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JUNE

BY WILLIAM HENRY BURLEIGH.

JUNE, with its roses—June !
The gladdest month of our capricious year,
With its thick foliage and its sunlight clear;

And with the drowsy tune
Of the bright leaping waters, as they pass
Laughingly on amid the springing grass !

Earth, at her joyous coming, Smiles as she puts her gayest mantle on; And Nature greets her with a benison;

While myriad voices, humming Their welcome song, breathe dreamy music round, Till seems the air an element of sound.

The overarching sky
Weareth a softer tint, a lovelier blue,
As if the light of heaven were melting through

Its sapphire home on high;

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Hiding the sunshine in their vapory breast,
The clouds float on like spirits to their rest.

A deeper melody,
Poured by the birds, as o'er their callow young
Watchful they hover, to the breeze is flung,

Gladsome, yet not of glee-
Music heart-born, like that which mothers sing
Above their cradled infants slumbering.

On the warm hill-side, where
The sunlight lingers latest, through the grass
Peepeth the luscious strawberry! As they pass,

Young children gambol there,
Crushing the gathered fruit in playful mood,
And staining their bright faces with its blood.

A deeper blush is given
To the half-ripened cherry, as the sun
Day after day pours warmth the trees upon,

Till the rich pulp is riven;
The truant school-boy looks with longing eyes.
And perils limb and neck to win the prize.

The farmer, in his field, Draws the rich mould around the tender maize; While Hope, bright-pinioned, points to coming days,

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When all his toil shall yield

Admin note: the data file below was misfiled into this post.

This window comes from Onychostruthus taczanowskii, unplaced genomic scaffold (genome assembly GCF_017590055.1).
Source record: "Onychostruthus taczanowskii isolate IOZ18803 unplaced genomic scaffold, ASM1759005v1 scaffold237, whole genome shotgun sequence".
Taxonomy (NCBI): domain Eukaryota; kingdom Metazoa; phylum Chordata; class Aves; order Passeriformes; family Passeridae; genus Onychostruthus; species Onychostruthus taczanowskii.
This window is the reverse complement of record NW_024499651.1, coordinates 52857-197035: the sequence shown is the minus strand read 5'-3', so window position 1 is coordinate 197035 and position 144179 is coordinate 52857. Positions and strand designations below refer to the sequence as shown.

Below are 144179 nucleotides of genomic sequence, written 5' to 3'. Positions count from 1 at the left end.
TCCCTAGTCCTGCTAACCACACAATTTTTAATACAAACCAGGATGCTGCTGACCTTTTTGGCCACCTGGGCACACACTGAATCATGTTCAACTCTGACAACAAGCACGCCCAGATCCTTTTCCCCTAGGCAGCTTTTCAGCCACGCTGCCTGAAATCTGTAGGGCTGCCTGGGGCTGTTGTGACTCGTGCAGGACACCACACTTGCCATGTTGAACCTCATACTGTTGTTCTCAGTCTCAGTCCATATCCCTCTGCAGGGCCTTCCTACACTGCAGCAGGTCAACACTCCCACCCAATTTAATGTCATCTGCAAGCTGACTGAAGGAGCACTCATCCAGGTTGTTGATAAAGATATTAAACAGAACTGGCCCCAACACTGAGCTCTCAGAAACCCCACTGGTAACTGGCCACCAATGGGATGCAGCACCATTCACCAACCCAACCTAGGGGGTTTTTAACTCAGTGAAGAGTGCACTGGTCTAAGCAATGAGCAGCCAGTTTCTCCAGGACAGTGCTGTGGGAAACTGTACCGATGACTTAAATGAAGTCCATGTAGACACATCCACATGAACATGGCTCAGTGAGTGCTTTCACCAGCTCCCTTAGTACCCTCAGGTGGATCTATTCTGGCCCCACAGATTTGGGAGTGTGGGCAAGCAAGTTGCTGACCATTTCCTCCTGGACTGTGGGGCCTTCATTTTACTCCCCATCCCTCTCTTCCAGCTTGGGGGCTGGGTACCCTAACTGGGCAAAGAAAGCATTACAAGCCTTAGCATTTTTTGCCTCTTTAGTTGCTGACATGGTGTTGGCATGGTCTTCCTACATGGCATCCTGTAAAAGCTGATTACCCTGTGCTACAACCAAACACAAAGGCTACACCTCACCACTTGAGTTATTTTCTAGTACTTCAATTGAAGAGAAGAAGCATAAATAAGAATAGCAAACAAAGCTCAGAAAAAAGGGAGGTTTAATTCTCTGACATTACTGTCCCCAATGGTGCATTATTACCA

An ample harvest, and around his hearth
There shall be laughing eyes and tones of mirth.

Poised on his rainbow wing,
The butterfly, whose life is but an hour,
Hovers coquettishly from flower to flower,

A gay and happy thing;
Born for the sunshine and the summer day,
Soon passing, like the beautiful, away!

These are thy pictures, June !
Brightest of summer months—thou month of flowers!
First-born of Beauty, whose swift-footed hours

Dance to the merry tune
Of birds, and waters, and the pleasant shout
Of Childhood on the sunny hills pealed out.

I feel it were not wrong
To deem thou art a type of Heaven's clime,
Only that there the clouds and storms of Time

Sweep not the sky along;
The flowers-air-beauty-music—all are thine,
But brighter-purer-lovelier--more divine !

TO MAY.

BY JONATHAN LAWRENCE, JR.

COME, gentle May!
Come with thy robe of flowers,
Come with thy sun and sky, thy clouds and showers,

Come, and bring forth unto the eye of day,
From their imprisoning and mysterious night,
The buds of many hues, the children of thy light.

Come, wondrous May!
For at the bidding of thy magic wand,
Quick from the caverns of the breathing land,

In all their green and glorious array
They spring, as spring the Persian maids to hail
Thy flushing footsteps in Cashmerian vale.

Come, vocal May !
Come with thy train, that high
On some fresh branch pour out their melody,

Or carolling thy praise, the live-long day,
Sit perched in some lone glen, on echo calling,
Mid murmuring woods, and musical waters falling.

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Come, sunny May!
Come with thy laughing beam,
What time the lazy mist melts on the stream,

Or seeks the mountain-top to meet thy ray,
Ere yet the dew-drop on thine own soft flower,
Hath lost its light or died beneath his power.

Come, holy May!
When sunk behind the cold and western hill,
His light hath ceased to play on leaf and rill,

And twilight's footsteps hasten his decay;
Come with thy musings, and my heart shall be
Like a pure temple consecrate to thee.

Come, beautiful May !
Like youth and loveliness
Like her I love; oh, come in thy full dress,

The drapery of dark winter cast away;
To the bright eye, and the glad heart appear,
Queen of the spring and mistress of the year!

Yet, lovely May!
Teach her whose eye shall rest upon this rhyme
To spurn the gilded mockeries of time,

The heartless pomp that beckons to betray,
And keep as thou wilt find that heart each year,
Pure as thy dawn, and as thy sunset clear.

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